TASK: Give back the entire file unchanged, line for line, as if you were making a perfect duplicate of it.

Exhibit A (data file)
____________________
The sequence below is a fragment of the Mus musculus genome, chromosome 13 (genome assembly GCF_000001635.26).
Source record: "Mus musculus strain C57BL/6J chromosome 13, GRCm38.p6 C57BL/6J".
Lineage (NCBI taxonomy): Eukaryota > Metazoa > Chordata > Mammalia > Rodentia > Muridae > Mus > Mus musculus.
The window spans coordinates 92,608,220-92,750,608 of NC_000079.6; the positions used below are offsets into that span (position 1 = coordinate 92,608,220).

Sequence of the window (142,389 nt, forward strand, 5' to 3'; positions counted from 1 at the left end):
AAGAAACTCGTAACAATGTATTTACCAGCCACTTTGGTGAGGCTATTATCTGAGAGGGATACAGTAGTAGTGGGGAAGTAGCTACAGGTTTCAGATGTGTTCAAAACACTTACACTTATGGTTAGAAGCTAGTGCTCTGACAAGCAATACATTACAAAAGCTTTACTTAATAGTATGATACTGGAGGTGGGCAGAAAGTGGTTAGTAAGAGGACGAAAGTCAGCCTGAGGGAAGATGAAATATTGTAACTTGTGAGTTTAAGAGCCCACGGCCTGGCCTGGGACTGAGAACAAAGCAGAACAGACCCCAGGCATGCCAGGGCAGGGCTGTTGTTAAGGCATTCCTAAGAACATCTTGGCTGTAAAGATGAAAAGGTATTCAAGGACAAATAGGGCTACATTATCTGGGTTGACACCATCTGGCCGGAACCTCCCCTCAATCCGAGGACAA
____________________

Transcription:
The sequence below is a fragment of the Mus musculus genome, chromosome 13 (genome assembly GCF_000001635.26).
Source record: "Mus musculus strain C57BL/6J chromosome 13, GRCm38.p6 C57BL/6J".
Lineage (NCBI taxonomy): Eukaryota > Metazoa > Chordata > Mammalia > Rodentia > Muridae > Mus > Mus musculus.
The window spans coordinates 92,608,220-92,750,608 of NC_000079.6; the positions used below are offsets into that span (position 1 = coordinate 92,608,220).

Sequence of the window (142,389 nt, forward strand, 5' to 3'; positions counted from 1 at the left end):
AAGAAACTCGTAACAATGTATTTACCAGCCACTTTGGTGAGGCTATTATCTGAGAGGGATACAGTAGTAGTGGGGAAGTAGCTACAGGTTTCAGATGTGTTCAAAACACTTACACTTATGGTTAGAAGCTAGTGCTCTGACAAGCAATACATTACAAAAGCTTTACTTAATAGTATGATACTGGAGGTGGGCAGAAAGTGGTTAGTAAGAGGACGAAAGTCAGCCTGAGGGAAGATGAAATATTGTAACTTGTGAGTTTAAGAGCCCACGGCCTGGCCTGGGACTGAGAACAAAGCAGAACAGACCCCAGGCATGCCAGGGCAGGGCTGTTGTTAAGGCATTCCTAAGAACATCTTGGCTGTAAAGATGAAAAGGTATTCAAGGACAAATAGGGCTACATTATCTGGGTTGACACCATCTGGCCGGAACCTCCCCTCAATCCGAGGACAA